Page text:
There was a considerable delay of one year because of changes to the exterior panel system of the building from Alucabond (an expensive up-market system) to glasscrete (a less expensive material).

Early in the construction phase, there was no construction schedule to identify the critical path of construction: foundations and basement, structural frames, roof works, internal finishings and services. It took five months before the structural steel frame arrived on site, another eight months for external claddings to arrive on site, and yet another 13 months for critical work to continue.

The auditor believes that these delays would have contributed to in excess of $5 million in bank charges and interest since the project began in 2013.

At August 2017, insurance of construction costs was valued at $23,978,700 without external works, which caused the exact amount to fall short by $2 million – $25 million.

According to the auditor, the project was run on a “Cost Plus” basis with nobody responsible for cost, except the (government) by having to pay.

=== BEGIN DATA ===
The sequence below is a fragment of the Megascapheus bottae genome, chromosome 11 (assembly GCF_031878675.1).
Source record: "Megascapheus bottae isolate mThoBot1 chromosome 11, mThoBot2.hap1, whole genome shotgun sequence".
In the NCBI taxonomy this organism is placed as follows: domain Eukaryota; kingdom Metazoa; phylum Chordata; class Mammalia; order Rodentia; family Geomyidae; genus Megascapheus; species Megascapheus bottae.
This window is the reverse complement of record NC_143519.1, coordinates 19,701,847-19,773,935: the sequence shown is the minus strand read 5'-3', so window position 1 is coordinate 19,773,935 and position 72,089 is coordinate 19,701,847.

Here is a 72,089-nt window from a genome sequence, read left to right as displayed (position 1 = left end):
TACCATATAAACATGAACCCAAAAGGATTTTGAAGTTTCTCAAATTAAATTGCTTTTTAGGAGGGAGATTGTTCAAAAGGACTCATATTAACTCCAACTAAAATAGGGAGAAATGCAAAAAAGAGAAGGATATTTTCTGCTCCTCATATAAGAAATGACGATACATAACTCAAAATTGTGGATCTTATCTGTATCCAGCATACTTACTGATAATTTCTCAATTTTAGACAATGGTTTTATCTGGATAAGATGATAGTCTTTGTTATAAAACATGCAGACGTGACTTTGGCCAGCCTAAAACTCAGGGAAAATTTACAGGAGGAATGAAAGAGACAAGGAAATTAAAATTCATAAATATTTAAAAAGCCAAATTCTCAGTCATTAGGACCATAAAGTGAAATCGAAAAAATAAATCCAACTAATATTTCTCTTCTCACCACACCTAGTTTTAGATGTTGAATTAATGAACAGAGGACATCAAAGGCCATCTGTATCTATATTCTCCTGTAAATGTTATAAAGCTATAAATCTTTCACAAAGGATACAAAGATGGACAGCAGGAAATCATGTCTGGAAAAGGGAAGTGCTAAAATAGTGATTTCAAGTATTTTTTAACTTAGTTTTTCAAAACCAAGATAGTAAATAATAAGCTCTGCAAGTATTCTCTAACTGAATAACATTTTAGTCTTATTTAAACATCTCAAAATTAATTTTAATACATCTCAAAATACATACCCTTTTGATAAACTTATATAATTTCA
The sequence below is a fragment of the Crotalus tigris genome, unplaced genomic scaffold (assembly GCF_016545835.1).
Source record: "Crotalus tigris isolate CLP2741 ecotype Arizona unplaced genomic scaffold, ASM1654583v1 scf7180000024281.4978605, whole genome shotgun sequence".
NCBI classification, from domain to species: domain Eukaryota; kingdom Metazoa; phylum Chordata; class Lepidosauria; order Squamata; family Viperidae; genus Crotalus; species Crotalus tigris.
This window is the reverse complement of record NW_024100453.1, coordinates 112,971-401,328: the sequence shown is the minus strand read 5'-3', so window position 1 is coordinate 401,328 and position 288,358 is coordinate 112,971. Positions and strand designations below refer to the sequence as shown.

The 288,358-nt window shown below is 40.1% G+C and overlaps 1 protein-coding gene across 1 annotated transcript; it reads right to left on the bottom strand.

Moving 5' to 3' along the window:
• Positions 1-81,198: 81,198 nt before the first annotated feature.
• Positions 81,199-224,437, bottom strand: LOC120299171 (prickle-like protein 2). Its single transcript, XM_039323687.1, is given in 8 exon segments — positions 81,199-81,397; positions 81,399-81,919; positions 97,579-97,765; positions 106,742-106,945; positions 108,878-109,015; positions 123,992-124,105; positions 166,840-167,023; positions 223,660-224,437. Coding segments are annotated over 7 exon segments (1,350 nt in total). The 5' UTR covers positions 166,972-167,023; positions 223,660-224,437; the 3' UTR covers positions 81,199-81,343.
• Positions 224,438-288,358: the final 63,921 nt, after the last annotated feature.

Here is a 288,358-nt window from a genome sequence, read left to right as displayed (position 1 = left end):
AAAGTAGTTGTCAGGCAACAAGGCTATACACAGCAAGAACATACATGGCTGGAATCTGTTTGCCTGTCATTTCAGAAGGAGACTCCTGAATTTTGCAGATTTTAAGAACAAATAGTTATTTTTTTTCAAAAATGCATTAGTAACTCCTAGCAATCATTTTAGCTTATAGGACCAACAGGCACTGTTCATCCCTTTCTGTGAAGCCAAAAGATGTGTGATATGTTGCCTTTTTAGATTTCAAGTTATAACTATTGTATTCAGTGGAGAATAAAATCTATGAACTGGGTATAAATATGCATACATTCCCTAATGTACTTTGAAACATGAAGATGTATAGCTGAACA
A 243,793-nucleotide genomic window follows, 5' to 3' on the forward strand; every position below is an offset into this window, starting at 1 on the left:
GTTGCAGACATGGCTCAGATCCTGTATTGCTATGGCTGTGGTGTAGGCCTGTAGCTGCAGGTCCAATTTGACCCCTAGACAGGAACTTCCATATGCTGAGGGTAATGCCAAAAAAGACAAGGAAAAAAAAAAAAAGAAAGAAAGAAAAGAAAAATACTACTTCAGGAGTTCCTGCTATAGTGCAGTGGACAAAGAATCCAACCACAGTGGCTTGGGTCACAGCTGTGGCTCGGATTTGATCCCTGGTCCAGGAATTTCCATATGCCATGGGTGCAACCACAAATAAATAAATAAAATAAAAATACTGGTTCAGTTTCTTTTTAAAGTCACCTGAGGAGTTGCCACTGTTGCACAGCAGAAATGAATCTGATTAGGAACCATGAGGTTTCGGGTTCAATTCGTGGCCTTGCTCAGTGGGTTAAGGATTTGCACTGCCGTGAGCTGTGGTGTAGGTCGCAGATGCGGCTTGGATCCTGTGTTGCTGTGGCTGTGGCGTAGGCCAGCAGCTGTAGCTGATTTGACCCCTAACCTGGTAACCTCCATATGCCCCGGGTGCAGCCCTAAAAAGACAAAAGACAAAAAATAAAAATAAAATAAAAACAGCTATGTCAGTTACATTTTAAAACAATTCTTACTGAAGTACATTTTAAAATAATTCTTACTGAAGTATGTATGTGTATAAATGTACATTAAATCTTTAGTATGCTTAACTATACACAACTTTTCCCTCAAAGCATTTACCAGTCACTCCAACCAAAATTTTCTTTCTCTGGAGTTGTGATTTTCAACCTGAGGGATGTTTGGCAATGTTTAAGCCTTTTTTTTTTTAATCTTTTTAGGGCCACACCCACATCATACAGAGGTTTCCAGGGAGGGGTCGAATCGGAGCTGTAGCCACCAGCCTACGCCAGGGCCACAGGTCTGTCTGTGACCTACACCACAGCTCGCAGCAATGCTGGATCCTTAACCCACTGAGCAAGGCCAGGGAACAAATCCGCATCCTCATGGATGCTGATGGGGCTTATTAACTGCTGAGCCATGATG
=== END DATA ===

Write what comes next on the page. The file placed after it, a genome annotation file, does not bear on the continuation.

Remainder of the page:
The auditor also disclosed that a building like ADOMS should have been completed in 18 months instead of taking more than five years to complete, but by December 2018 the current expenditure for ADOMS stood at $36.5 million with just 60 percent of the work completed.

Meanwhile, the auditor claimed that the construction manager had left the island with a substantial number of records that would have further helped them with their financial audit.

Harris said information to include the original budget, changes to the budget, how the budget was achieved, the tendering process utilized to determine contactors and sub-contractors, and the original construction schedule, had been kept on site by the construction manager who is believed to have left the country with it.

The auditor said, when contacted, Marshall refused to release the files, saying they belonged to him.

The report concluded that the project was poorly managed from inception and the building went horribly wrong during construction